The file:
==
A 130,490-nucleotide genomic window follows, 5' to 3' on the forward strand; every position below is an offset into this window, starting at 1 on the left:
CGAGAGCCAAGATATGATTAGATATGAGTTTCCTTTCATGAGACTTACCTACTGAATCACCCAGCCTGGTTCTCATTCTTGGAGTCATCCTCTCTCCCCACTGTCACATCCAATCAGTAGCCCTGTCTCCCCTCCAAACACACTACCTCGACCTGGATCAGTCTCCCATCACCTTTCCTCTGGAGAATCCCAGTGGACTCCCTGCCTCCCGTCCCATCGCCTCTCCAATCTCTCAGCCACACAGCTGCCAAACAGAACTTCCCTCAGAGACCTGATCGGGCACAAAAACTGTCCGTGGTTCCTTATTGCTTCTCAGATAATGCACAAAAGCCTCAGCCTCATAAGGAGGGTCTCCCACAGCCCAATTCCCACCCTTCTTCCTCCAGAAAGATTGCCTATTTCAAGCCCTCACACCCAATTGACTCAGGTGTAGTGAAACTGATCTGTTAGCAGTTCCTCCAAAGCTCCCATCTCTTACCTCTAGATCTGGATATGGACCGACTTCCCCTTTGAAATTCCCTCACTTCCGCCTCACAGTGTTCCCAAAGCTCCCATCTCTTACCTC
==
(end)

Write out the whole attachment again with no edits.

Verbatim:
A 130,490-nucleotide genomic window follows, 5' to 3' on the forward strand; every position below is an offset into this window, starting at 1 on the left:
CGAGAGCCAAGATATGATTAGATATGAGTTTCCTTTCATGAGACTTACCTACTGAATCACCCAGCCTGGTTCTCATTCTTGGAGTCATCCTCTCTCCCCACTGTCACATCCAATCAGTAGCCCTGTCTCCCCTCCAAACACACTACCTCGACCTGGATCAGTCTCCCATCACCTTTCCTCTGGAGAATCCCAGTGGACTCCCTGCCTCCCGTCCCATCGCCTCTCCAATCTCTCAGCCACACAGCTGCCAAACAGAACTTCCCTCAGAGACCTGATCGGGCACAAAAACTGTCCGTGGTTCCTTATTGCTTCTCAGATAATGCACAAAAGCCTCAGCCTCATAAGGAGGGTCTCCCACAGCCCAATTCCCACCCTTCTTCCTCCAGAAAGATTGCCTATTTCAAGCCCTCACACCCAATTGACTCAGGTGTAGTGAAACTGATCTGTTAGCAGTTCCTCCAAAGCTCCCATCTCTTACCTCTAGATCTGGATATGGACCGACTTCCCCTTTGAAATTCCCTCACTTCCGCCTCACAGTGTTCCCAAAGCTCCCATCTCTTACCTC